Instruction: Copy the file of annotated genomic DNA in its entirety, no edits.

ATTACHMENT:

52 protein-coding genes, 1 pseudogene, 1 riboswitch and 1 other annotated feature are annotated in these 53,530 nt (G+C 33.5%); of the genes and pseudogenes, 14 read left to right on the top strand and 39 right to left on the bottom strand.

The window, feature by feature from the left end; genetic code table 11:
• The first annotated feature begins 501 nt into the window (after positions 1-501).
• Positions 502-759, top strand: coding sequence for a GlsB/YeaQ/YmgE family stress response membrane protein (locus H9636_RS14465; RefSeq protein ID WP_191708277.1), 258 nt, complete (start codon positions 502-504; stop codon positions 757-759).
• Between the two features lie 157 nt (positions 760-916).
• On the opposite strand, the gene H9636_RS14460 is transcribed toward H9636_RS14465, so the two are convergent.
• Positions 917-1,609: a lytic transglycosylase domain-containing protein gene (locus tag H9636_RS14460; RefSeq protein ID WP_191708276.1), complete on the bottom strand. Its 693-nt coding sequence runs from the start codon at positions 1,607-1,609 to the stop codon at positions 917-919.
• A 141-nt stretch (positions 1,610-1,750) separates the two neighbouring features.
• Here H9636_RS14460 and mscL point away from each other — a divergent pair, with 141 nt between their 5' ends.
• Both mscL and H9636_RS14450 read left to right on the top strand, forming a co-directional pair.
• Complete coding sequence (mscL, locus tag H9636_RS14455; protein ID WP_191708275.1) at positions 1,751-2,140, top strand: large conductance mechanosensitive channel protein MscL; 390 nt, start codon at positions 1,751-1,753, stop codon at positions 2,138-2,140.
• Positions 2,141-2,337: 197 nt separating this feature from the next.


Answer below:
52 protein-coding genes, 1 pseudogene, 1 riboswitch and 1 other annotated feature are annotated in these 53,530 nt (G+C 33.5%); of the genes and pseudogenes, 14 read left to right on the top strand and 39 right to left on the bottom strand.

The window, feature by feature from the left end; genetic code table 11:
• The first annotated feature begins 501 nt into the window (after positions 1-501).
• Positions 502-759, top strand: coding sequence for a GlsB/YeaQ/YmgE family stress response membrane protein (locus H9636_RS14465; RefSeq protein ID WP_191708277.1), 258 nt, complete (start codon positions 502-504; stop codon positions 757-759).
• Between the two features lie 157 nt (positions 760-916).
• On the opposite strand, the gene H9636_RS14460 is transcribed toward H9636_RS14465, so the two are convergent.
• Positions 917-1,609: a lytic transglycosylase domain-containing protein gene (locus tag H9636_RS14460; RefSeq protein ID WP_191708276.1), complete on the bottom strand. Its 693-nt coding sequence runs from the start codon at positions 1,607-1,609 to the stop codon at positions 917-919.
• A 141-nt stretch (positions 1,610-1,750) separates the two neighbouring features.
• Here H9636_RS14460 and mscL point away from each other — a divergent pair, with 141 nt between their 5' ends.
• Both mscL and H9636_RS14450 read left to right on the top strand, forming a co-directional pair.
• Complete coding sequence (mscL, locus tag H9636_RS14455; protein ID WP_191708275.1) at positions 1,751-2,140, top strand: large conductance mechanosensitive channel protein MscL; 390 nt, start codon at positions 1,751-1,753, stop codon at positions 2,138-2,140.
• Positions 2,141-2,337: 197 nt separating this feature from the next.